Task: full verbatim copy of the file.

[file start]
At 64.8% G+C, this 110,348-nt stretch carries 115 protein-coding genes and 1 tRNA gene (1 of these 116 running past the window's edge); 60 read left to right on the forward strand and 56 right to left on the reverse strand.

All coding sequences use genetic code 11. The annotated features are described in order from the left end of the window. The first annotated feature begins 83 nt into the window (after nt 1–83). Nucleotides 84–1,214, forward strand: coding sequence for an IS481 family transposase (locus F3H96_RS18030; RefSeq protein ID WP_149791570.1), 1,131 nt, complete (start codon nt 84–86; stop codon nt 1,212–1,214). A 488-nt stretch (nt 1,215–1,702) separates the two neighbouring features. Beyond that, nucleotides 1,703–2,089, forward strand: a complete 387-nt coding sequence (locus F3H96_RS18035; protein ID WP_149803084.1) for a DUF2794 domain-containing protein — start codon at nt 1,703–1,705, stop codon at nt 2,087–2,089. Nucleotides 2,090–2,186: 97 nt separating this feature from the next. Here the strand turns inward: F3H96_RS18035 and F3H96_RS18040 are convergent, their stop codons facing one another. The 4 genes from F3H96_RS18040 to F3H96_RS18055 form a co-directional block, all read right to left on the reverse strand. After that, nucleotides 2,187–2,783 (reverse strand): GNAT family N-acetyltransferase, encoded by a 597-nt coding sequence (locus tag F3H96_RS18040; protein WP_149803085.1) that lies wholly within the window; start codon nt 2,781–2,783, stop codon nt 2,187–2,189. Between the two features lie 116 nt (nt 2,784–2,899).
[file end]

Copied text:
At 64.8% G+C, this 110,348-nt stretch carries 115 protein-coding genes and 1 tRNA gene (1 of these 116 running past the window's edge); 60 read left to right on the forward strand and 56 right to left on the reverse strand.

All coding sequences use genetic code 11. The annotated features are described in order from the left end of the window. The first annotated feature begins 83 nt into the window (after nt 1–83). Nucleotides 84–1,214, forward strand: coding sequence for an IS481 family transposase (locus F3H96_RS18030; RefSeq protein ID WP_149791570.1), 1,131 nt, complete (start codon nt 84–86; stop codon nt 1,212–1,214). A 488-nt stretch (nt 1,215–1,702) separates the two neighbouring features. Beyond that, nucleotides 1,703–2,089, forward strand: a complete 387-nt coding sequence (locus F3H96_RS18035; protein ID WP_149803084.1) for a DUF2794 domain-containing protein — start codon at nt 1,703–1,705, stop codon at nt 2,087–2,089. Nucleotides 2,090–2,186: 97 nt separating this feature from the next. Here the strand turns inward: F3H96_RS18035 and F3H96_RS18040 are convergent, their stop codons facing one another. The 4 genes from F3H96_RS18040 to F3H96_RS18055 form a co-directional block, all read right to left on the reverse strand. After that, nucleotides 2,187–2,783 (reverse strand): GNAT family N-acetyltransferase, encoded by a 597-nt coding sequence (locus tag F3H96_RS18040; protein WP_149803085.1) that lies wholly within the window; start codon nt 2,781–2,783, stop codon nt 2,187–2,189. Between the two features lie 116 nt (nt 2,784–2,899).